Should HSE investigate an incident or complaint?

In the areas covered by the guidance listed in Further information, HSE will generally not start to investigate injuries to non-employees, or complaints about risks to non-employees. However, it may be appropriate to do so where initial enquiries, or information from other sources, indicate that a breach of section 3 was the probable cause of, or a significant contributory factor to, the injury or risk complained of, and:

  • there was or is a high level of risk or
  • HSE needs to act/investigate in the interests of justice.

In deciding whether the criteria above are met, relevant HSE staff should consult the relevant HSE Sector team and consider all available and relevant material, including any initial information and material obtained by other relevant investigatory bodies and make a reasoned judgement, having regard to the considerations relating to effectiveness, capability, expertise etc that are set out in Section 3, HSW Act: Policy.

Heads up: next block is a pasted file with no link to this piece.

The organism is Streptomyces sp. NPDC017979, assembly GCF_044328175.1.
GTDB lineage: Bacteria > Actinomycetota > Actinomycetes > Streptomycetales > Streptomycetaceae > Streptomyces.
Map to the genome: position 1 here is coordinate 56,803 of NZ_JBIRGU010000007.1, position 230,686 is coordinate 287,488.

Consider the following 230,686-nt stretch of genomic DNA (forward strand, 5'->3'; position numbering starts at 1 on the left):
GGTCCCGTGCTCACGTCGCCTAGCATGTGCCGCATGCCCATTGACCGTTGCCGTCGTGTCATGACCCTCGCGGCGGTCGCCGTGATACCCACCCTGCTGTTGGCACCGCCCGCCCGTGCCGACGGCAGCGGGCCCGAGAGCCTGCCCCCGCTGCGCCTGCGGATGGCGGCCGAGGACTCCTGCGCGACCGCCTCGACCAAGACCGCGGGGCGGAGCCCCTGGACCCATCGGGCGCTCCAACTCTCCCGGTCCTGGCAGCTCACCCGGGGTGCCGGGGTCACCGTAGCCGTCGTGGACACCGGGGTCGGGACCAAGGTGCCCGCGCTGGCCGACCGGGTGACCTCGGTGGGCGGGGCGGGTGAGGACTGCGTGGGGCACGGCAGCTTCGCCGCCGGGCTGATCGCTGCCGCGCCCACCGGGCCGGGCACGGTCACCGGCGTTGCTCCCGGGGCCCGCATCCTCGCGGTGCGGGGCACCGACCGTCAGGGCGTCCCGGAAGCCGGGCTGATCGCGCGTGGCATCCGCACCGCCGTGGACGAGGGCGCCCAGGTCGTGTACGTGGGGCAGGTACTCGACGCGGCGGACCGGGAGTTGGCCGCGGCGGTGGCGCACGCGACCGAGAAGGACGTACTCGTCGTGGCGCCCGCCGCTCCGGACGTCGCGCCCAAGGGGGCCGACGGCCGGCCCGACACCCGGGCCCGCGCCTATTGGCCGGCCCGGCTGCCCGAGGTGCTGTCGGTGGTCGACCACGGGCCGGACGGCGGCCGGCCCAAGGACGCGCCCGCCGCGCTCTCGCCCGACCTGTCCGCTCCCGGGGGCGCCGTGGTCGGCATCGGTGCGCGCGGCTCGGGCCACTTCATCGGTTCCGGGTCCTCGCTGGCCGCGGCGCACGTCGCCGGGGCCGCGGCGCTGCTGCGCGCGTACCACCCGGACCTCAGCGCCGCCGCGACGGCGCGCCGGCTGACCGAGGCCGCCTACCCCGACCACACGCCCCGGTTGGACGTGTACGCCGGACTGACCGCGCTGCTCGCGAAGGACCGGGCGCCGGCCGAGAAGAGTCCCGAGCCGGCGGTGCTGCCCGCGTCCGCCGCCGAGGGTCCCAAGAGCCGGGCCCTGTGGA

Where, in the event of a death and certain injuries, the decision is not to investigate, the reason for this conclusion should be recorded. It may also be appropriate to record decisions in the event of certain incidents involving injury; this should be done in accordance with operational instructions. Because of the Government's responsibilities under the Human Rights Act 1998 in relation to a death where agents of the state are, or may be involved, HSE like any other authorities involved, may need to exercise its functions in a way that fulfils the requirement of an independent public investigation.

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Updated 2022-03-31